By the time we had reached November in 2020, and with the prospect of a winter in lockdown because of Covid restrictions, I was looking for something to lift the darkness of life, and I found it in the National Gallery’s (London) online course Stories of Art, a modular introduction to art history.
Each module consisted of six weekly two hour sessions, presented by different experts in the period being discussed. All the presenters were excellent and were ably assisted by the host, Christina Bradstreet, and a host of technicians and other art historians who were answering participants’ questions behind the scenes. At one point we were told that there were more than 1000 people attending the course, from all over the world.
Each two-hour session was split in the middle by a 10 minute break and the last 10 minutes of each hour was reserved for questions, although, as mentioned already participants could have their questions answered throughout the session, by experts in the background. Each two hour session provided not only a wealth of content, but also many, many stunning images. We were also provided with handouts and a slide list, with many links to where we could find the images referenced. The handouts also included links to videos, references and texts for further study, and suggestions for homework, the results of which participants were invited to post on Padlet. Interactivity was also encouraged through polls during the session, in which we were asked for our opinion or tested on our knowledge.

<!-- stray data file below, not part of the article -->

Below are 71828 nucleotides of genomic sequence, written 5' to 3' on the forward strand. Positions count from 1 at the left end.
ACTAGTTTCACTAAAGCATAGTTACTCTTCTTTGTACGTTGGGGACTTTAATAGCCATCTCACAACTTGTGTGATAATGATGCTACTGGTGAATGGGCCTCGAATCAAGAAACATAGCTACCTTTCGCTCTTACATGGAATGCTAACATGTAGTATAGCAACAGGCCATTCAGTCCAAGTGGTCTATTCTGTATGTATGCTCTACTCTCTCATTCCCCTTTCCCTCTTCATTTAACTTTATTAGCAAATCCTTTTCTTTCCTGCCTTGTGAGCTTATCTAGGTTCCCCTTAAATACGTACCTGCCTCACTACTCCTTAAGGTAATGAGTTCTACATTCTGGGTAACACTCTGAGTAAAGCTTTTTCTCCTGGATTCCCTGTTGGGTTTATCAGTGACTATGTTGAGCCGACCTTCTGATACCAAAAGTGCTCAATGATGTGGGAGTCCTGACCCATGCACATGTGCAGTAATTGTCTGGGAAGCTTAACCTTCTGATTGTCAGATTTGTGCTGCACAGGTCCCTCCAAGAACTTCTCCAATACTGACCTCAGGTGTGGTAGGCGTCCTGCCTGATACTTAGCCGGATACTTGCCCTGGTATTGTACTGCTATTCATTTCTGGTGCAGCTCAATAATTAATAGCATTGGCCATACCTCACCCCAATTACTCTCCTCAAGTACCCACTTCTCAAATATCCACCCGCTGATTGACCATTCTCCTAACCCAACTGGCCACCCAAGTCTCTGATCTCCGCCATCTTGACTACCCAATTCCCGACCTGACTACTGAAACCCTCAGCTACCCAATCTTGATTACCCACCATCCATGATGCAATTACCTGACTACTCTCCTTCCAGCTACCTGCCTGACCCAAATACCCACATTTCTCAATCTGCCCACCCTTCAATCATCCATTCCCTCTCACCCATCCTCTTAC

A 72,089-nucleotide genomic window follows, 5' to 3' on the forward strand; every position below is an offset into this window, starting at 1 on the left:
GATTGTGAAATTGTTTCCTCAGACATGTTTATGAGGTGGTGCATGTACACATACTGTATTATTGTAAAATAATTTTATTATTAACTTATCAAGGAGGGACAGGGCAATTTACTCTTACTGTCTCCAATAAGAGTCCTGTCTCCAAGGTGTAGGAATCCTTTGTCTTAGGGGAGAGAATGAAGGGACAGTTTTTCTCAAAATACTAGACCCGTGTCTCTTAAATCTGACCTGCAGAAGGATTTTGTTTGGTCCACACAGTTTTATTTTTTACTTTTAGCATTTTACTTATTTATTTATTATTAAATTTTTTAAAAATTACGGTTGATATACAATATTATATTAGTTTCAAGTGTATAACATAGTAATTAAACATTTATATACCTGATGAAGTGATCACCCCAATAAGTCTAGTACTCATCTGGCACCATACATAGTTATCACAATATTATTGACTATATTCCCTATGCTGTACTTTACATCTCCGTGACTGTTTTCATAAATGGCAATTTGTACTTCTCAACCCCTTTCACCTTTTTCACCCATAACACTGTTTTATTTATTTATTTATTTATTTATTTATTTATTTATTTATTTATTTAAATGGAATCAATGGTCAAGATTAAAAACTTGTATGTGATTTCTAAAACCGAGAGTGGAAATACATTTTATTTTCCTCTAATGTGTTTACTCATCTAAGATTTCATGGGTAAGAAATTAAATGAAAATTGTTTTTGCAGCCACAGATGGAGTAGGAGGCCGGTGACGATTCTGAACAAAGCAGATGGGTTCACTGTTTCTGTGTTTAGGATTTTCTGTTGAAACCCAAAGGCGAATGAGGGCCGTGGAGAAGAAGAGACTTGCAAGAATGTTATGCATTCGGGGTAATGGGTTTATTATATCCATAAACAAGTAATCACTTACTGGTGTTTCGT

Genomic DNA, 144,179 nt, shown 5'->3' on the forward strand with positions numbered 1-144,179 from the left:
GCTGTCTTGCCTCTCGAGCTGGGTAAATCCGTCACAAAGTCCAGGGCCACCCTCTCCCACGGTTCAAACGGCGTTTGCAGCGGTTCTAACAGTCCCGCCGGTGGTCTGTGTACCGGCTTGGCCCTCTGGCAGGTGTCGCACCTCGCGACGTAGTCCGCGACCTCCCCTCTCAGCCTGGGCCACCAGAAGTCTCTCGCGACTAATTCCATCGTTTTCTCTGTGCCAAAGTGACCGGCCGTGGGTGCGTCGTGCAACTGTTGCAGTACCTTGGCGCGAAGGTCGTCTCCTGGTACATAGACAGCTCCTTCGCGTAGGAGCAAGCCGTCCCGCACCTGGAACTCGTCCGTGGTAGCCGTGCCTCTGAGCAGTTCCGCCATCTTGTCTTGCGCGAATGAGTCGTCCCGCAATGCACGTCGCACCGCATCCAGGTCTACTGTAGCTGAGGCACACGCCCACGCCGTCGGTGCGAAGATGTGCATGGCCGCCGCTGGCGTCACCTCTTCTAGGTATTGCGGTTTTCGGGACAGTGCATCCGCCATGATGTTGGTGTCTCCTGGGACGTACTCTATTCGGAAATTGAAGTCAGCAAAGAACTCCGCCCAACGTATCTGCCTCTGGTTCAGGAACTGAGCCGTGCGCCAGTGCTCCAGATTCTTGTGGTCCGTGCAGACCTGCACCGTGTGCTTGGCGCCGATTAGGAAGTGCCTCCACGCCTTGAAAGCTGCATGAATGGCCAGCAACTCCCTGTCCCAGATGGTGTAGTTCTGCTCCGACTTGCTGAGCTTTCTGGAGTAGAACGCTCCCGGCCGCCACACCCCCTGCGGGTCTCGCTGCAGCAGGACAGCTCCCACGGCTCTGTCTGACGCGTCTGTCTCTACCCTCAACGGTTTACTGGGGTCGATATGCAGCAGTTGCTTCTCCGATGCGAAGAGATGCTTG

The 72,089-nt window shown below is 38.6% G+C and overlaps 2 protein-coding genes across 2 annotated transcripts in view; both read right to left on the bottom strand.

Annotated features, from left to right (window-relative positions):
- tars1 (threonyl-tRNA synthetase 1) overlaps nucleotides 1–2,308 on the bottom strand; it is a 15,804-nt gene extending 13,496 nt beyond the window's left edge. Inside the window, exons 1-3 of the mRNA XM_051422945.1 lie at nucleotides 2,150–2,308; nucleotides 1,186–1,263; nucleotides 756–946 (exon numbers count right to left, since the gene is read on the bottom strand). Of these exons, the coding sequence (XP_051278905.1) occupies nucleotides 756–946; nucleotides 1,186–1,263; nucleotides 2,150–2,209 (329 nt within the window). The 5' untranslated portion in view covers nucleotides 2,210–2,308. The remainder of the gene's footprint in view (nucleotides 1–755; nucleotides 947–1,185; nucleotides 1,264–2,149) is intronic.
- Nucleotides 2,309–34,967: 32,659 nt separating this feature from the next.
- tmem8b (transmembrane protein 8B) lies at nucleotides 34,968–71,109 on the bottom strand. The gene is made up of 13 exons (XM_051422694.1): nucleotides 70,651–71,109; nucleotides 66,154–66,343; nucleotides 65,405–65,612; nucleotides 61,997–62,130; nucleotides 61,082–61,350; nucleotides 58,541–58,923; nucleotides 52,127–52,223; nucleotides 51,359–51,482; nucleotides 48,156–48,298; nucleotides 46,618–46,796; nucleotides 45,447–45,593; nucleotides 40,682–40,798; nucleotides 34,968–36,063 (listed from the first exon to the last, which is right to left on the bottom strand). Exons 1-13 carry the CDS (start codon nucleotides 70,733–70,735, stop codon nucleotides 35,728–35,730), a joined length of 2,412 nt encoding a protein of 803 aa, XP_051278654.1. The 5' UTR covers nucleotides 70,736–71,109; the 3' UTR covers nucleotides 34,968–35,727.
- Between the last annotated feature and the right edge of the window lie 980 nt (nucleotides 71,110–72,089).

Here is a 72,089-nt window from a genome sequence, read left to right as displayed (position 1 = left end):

If for some reason we could not attend the live session, a recording was made available for one week from a few days after the session.
After each session I typed up my notes and then at the end of the module shared these here on this blog. These notes do not cover anything like the amount of content covered, but maybe will give an idea of what the course was like and how excellent it was.
I have finally just completed the entire course. When I started I thought I would try one module and see what it was like, but then I was hooked. I didn’t find out about the course until the start of Module 2, so I worked through to the end of Module 7, and then returned to the start of Module 1 in September of this year (2021). This course will now run until August next year (2022). Details of the course, which seems to run annually, can be found on the National Gallery’s website.
Here are the links to all the posts I have made